Airborne or Not? The Evidence on Coronavirus Transmission

Date: 2020-04-07 20:45:04


Officials of the World Health Organization have said since February that the new coronavirus that causes Covid-19 spreads, at least in most cases, via virus-containing droplets emitted when an infected person coughs, sneezes or exhales. #Coronavirus #Covid19 #WorldHealthOrganization #WHO

These can infect another person by falling into an eye, nose or mouth, or by getting stuck to a hand or finger and placed there. With new evidence suggesting the virus may linger in the air, the WHO says it is assessing the ongoing research.

In its first major report on the Covid-19 outbreak, the WHO said the virus spreads in respiratory droplets — spatters of liquid that are sometimes visible to the naked eye and are forcefully expelled from an infected person’s cough or sneeze. These are usually heavy enough to fall immediately to the ground or surrounding surfaces. Infection could occur if the droplets reach the mouth, nose or possibly the eye of someone nearby.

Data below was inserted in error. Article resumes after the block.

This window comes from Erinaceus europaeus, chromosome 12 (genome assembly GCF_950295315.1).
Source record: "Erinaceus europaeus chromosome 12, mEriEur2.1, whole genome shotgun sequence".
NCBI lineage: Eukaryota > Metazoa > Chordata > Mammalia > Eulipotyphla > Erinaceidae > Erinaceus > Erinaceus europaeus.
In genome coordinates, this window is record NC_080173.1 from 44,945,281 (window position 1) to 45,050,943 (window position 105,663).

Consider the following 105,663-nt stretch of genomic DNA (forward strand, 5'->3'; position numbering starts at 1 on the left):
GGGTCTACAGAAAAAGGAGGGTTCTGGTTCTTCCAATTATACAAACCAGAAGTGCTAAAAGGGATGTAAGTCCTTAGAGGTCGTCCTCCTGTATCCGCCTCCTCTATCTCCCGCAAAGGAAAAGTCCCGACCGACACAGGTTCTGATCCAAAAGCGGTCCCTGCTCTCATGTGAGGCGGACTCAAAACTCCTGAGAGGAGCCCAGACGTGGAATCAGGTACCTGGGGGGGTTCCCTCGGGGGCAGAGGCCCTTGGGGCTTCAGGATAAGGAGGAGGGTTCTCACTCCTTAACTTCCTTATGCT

Transmission can also occur indirectly, via a hand that has touched a so-called fomite — a contaminated surface or object such as a doorknob or utensil. A study concluded that the coronavirus can survive as long as 24 hours on cardboard, 48 hours on stainless steel and 72 hours on plastic.

The WHO recommends people wash their hands frequently and keep a distance of least 1 meter (3 feet) from anyone who has a fever, cough or other respiratory symptoms. It advises against shaking hands, hugging and kissing for now.

For households with a suspected or confirmed case of infection, the U.S. Centers for Disease Control and Prevention suggests keeping that person separated from others as much as possible and cleaning and disinfecting “high-touch surfaces” in common areas — such as switches, tables and remotes — daily.

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